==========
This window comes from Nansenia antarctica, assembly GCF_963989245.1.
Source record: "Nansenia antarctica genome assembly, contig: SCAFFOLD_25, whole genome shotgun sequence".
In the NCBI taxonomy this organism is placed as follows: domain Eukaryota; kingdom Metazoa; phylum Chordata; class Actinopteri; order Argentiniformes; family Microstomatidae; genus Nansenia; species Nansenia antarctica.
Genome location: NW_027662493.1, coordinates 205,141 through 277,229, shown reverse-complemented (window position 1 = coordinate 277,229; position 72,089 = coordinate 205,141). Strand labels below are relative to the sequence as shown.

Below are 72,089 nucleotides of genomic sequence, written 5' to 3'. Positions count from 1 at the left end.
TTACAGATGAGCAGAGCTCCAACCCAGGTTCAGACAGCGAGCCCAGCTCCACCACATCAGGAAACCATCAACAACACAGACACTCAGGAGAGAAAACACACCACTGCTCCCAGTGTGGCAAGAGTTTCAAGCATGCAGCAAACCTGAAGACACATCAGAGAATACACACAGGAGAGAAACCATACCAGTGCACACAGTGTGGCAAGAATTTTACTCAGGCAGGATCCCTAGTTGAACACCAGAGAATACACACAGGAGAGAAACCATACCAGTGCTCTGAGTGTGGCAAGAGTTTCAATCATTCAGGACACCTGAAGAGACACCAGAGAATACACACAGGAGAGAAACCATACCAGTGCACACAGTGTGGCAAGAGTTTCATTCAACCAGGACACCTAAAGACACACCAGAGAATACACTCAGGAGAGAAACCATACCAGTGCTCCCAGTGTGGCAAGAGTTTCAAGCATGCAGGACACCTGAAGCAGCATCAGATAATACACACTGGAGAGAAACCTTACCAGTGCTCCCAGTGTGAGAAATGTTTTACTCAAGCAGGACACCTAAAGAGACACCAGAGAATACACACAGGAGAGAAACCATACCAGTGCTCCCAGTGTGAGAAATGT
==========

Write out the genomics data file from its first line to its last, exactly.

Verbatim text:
This window comes from Nansenia antarctica, assembly GCF_963989245.1.
Source record: "Nansenia antarctica genome assembly, contig: SCAFFOLD_25, whole genome shotgun sequence".
In the NCBI taxonomy this organism is placed as follows: domain Eukaryota; kingdom Metazoa; phylum Chordata; class Actinopteri; order Argentiniformes; family Microstomatidae; genus Nansenia; species Nansenia antarctica.
Genome location: NW_027662493.1, coordinates 205,141 through 277,229, shown reverse-complemented (window position 1 = coordinate 277,229; position 72,089 = coordinate 205,141). Strand labels below are relative to the sequence as shown.

Below are 72,089 nucleotides of genomic sequence, written 5' to 3'. Positions count from 1 at the left end.
TTACAGATGAGCAGAGCTCCAACCCAGGTTCAGACAGCGAGCCCAGCTCCACCACATCAGGAAACCATCAACAACACAGACACTCAGGAGAGAAAACACACCACTGCTCCCAGTGTGGCAAGAGTTTCAAGCATGCAGCAAACCTGAAGACACATCAGAGAATACACACAGGAGAGAAACCATACCAGTGCACACAGTGTGGCAAGAATTTTACTCAGGCAGGATCCCTAGTTGAACACCAGAGAATACACACAGGAGAGAAACCATACCAGTGCTCTGAGTGTGGCAAGAGTTTCAATCATTCAGGACACCTGAAGAGACACCAGAGAATACACACAGGAGAGAAACCATACCAGTGCACACAGTGTGGCAAGAGTTTCATTCAACCAGGACACCTAAAGACACACCAGAGAATACACTCAGGAGAGAAACCATACCAGTGCTCCCAGTGTGGCAAGAGTTTCAAGCATGCAGGACACCTGAAGCAGCATCAGATAATACACACTGGAGAGAAACCTTACCAGTGCTCCCAGTGTGAGAAATGTTTTACTCAAGCAGGACACCTAAAGAGACACCAGAGAATACACACAGGAGAGAAACCATACCAGTGCTCCCAGTGTGAGAAATGT